An international consensus on the content of domestic constitutional law has structural ‘rights’-related components. The former requires roughly democratic systems for choosing representatives/executives. The consensus favours some forms of judicialised constitutional review, though the precise form is open to choice. The rights component includes a standard list of ‘core’ civil rights, including in this category equality along a number of dimensions – though not class or income. The rights-component is fundamentally neo-liberal. This is clearest in connection with ‘second generation’ social and economic rights, which – the consensus holds – can be recognised in a constitution but should not be vigorously enforceable (in systems where there is judicial enforcement of constitutional rights). The rights of free expression and political association must be specified in ways that allow political challenges to be mounted against efforts – including legislative programmes of political parties that control governments – to resist the neo-liberal policy agenda. Departures from this consensus are described as departures, not from ‘neo-liberal’ or even ‘liberal’ constitutionalism, but as departures from constitutionalism as such. We could ‘thin down’ the idea of constitutionalism quite a bit without abandoning constitutionalism’s core commitment to avoiding arbitrary government action.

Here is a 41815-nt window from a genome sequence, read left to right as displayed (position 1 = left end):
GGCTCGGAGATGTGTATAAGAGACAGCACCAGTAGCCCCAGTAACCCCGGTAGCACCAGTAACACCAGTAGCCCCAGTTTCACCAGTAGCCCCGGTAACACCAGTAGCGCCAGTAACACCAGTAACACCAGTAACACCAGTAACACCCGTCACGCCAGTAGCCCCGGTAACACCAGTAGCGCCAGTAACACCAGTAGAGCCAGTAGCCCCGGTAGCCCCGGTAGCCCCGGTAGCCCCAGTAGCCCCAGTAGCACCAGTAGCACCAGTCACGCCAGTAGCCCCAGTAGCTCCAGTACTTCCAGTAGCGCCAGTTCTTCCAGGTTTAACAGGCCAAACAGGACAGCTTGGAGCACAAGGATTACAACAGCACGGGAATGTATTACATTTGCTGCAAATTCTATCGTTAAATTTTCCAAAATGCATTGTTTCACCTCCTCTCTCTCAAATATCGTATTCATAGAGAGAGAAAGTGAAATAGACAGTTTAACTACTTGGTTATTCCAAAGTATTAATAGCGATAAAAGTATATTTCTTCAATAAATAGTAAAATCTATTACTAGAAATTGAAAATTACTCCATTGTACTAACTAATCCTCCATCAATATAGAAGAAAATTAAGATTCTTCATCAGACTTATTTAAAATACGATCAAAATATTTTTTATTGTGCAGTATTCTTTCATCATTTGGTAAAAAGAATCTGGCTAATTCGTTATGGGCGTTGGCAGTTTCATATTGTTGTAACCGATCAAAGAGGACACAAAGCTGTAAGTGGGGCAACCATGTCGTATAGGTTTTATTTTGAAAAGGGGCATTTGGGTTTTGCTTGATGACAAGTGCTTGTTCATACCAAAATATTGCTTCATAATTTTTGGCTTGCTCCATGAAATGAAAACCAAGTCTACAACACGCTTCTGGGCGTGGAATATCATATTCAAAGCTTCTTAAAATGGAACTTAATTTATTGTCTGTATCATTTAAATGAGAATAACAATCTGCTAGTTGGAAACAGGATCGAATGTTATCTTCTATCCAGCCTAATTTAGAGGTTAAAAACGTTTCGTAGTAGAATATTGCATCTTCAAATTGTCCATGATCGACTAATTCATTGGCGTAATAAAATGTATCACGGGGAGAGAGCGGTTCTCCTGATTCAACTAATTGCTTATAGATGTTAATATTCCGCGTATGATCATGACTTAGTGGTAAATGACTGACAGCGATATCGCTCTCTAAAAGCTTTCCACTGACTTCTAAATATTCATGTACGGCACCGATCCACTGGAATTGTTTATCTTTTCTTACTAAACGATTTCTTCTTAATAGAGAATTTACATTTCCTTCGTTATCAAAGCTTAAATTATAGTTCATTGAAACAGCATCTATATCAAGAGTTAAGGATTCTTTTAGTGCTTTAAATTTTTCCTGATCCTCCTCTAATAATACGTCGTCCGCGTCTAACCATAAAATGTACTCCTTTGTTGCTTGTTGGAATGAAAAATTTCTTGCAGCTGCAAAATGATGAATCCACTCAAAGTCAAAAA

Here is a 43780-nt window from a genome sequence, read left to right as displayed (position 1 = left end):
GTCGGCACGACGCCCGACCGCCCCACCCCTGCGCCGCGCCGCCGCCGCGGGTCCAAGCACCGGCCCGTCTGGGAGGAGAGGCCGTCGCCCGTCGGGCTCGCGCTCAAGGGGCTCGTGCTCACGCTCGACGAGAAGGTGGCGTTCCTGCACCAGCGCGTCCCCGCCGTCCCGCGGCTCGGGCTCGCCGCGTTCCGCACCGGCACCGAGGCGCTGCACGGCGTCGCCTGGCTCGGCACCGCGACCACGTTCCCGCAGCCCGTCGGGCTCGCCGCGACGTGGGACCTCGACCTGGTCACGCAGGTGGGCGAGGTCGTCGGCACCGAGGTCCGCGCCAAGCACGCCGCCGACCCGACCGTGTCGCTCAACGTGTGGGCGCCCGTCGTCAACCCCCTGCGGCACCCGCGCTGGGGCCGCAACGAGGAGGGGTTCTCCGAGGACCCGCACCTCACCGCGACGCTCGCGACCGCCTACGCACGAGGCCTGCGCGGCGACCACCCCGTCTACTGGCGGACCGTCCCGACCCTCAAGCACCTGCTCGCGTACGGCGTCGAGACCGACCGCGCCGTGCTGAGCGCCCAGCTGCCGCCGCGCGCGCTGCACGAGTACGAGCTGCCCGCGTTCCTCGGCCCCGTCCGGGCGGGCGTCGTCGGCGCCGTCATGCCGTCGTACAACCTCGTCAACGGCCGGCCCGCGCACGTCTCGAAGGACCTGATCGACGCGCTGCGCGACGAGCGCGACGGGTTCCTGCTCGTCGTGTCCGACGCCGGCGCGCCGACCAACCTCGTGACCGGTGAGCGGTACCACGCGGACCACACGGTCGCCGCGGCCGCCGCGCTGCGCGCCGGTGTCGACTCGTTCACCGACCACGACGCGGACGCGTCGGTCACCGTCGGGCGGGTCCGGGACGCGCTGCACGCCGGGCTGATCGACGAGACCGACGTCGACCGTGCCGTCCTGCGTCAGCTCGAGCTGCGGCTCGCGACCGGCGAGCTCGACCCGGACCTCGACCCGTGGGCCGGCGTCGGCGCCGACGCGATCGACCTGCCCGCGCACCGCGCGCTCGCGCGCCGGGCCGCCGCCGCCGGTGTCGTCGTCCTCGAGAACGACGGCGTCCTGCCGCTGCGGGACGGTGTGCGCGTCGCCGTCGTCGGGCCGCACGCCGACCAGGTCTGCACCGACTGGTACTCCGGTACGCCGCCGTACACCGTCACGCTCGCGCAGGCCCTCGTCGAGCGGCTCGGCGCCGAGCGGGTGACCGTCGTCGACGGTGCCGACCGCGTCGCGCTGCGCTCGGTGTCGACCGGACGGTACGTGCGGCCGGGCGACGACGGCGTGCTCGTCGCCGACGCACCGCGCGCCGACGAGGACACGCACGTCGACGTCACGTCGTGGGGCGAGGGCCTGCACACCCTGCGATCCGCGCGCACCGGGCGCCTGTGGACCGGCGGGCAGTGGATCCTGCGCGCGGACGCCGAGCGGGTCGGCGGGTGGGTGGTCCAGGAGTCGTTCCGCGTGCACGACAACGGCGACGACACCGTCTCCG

This introduction sets the stage for the special issue on the ‘ideologies of global constitutionalism’. It describes the competing approaches for conceptualising and analysing global constitutionalism. It then turns to highlight the overlooked ideologies underlying global constitutionalism through a thematic exposition of the articles in the special issue. In particular, the introduction questions the conventional link between global constitutionalism and neo-liberalism, explores a materialist analysis of global constitutionalism, analyses the validity of the liberal global constitutionalist paradigm for non-liberal regimes, and discusses the potential for the abuse of that liberal paradigm through the migration of constitutional doctrine.
This article analyzes critical voices raised against the Bologna Process by various stake-holders of higher education in Turkey, such as rectors, professors, international office staff, students, and civil society organizations. The data collected through in-depth interviews were analyzed using the discourse analysis method on the basis of the interlocutors’ reflections on the Bologna Process. It is claimed in the article that most universities in Turkey have attempted a process of internationalization and institutionalization, but that there have been several impediments during the implementation of the Bologna Process. Rising Euroskepticism in Turkey has also changed the process of Europeanization in the universities. It is revealed that the structural changes made in line with the Bologna Process are perceived by several different stake-holders as neo-liberal acts, and are presented as activities of internationalization, but not of Europeanization.